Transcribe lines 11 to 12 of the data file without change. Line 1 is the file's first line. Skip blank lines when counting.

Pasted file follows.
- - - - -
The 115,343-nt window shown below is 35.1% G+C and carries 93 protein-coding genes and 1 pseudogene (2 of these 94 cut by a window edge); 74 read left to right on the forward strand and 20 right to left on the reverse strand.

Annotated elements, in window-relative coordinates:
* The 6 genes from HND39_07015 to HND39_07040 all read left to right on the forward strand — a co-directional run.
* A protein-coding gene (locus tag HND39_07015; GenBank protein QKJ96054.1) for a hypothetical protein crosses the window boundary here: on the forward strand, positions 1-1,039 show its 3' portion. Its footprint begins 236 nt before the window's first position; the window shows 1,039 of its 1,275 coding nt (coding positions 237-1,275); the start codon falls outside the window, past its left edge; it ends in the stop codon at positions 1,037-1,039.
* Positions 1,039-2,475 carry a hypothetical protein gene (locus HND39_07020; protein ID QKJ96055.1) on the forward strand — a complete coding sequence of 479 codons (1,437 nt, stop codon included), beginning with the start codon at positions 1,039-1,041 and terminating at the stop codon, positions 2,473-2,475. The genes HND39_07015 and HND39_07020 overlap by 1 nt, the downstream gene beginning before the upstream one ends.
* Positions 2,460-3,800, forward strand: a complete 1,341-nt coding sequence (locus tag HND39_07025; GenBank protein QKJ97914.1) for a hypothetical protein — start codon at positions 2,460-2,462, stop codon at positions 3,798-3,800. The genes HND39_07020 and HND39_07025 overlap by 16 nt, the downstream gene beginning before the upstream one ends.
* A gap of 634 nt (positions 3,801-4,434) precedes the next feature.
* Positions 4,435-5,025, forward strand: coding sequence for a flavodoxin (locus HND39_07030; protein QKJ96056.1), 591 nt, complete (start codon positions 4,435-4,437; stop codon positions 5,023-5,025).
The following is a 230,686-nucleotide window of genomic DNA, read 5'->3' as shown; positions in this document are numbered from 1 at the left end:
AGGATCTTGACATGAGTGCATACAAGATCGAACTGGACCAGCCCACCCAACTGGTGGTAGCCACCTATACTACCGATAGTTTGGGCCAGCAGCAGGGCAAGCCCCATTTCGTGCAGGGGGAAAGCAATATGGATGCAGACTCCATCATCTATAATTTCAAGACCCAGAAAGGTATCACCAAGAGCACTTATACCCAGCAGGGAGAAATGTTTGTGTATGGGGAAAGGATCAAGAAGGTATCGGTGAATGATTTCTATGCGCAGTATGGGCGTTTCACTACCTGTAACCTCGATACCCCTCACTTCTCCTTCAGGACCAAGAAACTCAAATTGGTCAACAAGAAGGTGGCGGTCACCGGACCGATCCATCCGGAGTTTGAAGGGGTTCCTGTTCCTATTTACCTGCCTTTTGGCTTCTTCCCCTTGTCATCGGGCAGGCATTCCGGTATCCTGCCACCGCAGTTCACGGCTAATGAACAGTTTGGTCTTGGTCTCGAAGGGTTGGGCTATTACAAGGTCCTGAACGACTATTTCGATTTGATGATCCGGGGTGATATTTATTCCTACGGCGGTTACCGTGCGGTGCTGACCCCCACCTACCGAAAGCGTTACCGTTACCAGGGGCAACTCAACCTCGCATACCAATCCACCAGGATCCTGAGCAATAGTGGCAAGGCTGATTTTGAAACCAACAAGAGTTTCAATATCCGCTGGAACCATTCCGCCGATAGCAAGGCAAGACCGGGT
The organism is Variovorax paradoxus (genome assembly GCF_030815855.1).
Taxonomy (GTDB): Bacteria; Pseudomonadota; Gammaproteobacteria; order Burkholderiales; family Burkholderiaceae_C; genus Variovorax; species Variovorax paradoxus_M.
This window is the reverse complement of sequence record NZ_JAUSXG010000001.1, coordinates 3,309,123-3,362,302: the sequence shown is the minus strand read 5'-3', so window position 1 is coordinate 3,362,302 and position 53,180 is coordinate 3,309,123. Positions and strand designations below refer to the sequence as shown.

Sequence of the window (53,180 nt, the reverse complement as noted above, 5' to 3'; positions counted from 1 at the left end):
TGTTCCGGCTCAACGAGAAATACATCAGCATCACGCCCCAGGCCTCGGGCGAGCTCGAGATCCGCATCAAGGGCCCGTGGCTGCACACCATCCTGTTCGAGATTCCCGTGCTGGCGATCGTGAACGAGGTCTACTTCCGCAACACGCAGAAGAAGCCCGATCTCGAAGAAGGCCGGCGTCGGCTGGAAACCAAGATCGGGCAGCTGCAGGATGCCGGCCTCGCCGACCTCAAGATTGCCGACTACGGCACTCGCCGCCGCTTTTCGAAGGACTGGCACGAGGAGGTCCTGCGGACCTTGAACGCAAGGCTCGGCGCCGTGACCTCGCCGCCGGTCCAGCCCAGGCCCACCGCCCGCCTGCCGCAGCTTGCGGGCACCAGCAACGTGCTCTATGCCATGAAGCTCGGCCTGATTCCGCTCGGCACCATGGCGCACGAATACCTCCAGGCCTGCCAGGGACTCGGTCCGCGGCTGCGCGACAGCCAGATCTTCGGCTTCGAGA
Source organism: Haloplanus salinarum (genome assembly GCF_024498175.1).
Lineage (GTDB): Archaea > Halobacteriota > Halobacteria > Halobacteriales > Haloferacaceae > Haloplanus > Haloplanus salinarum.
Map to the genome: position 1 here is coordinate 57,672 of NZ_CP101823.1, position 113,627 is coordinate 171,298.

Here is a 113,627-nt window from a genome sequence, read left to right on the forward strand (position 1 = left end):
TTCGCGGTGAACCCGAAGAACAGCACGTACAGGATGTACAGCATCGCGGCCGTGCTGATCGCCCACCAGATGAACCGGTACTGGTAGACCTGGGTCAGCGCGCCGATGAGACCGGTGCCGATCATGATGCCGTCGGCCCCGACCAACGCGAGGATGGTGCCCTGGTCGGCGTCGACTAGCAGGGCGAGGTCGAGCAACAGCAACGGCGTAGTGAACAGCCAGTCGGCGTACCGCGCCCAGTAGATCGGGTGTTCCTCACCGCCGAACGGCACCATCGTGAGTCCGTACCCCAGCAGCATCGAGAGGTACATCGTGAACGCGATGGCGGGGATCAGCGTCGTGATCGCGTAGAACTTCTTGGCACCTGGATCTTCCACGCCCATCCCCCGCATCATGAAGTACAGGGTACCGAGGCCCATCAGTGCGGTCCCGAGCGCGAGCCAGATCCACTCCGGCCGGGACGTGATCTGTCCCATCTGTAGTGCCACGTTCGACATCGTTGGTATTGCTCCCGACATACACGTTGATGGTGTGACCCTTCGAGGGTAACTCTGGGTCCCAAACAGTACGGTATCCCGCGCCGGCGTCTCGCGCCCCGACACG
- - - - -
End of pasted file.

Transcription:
The organism is Variovorax paradoxus (genome assembly GCF_030815855.1).
Taxonomy (GTDB): Bacteria; Pseudomonadota; Gammaproteobacteria; order Burkholderiales; family Burkholderiaceae_C; genus Variovorax; species Variovorax paradoxus_M.